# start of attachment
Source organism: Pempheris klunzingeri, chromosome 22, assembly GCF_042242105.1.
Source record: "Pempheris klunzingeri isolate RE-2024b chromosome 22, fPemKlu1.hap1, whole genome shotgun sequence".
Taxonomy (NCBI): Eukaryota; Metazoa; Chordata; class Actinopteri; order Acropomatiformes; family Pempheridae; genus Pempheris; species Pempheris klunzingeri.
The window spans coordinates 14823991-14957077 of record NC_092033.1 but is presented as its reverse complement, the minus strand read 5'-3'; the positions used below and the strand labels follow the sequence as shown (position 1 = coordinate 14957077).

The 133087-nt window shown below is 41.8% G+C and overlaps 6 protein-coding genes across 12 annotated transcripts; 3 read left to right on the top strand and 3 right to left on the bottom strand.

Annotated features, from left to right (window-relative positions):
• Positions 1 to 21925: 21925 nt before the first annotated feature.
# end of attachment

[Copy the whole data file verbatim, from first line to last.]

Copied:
Source organism: Pempheris klunzingeri, chromosome 22, assembly GCF_042242105.1.
Source record: "Pempheris klunzingeri isolate RE-2024b chromosome 22, fPemKlu1.hap1, whole genome shotgun sequence".
Taxonomy (NCBI): Eukaryota; Metazoa; Chordata; class Actinopteri; order Acropomatiformes; family Pempheridae; genus Pempheris; species Pempheris klunzingeri.
The window spans coordinates 14823991-14957077 of record NC_092033.1 but is presented as its reverse complement, the minus strand read 5'-3'; the positions used below and the strand labels follow the sequence as shown (position 1 = coordinate 14957077).

The 133087-nt window shown below is 41.8% G+C and overlaps 6 protein-coding genes across 12 annotated transcripts; 3 read left to right on the top strand and 3 right to left on the bottom strand.

Annotated features, from left to right (window-relative positions):
• Positions 1 to 21925: 21925 nt before the first annotated feature.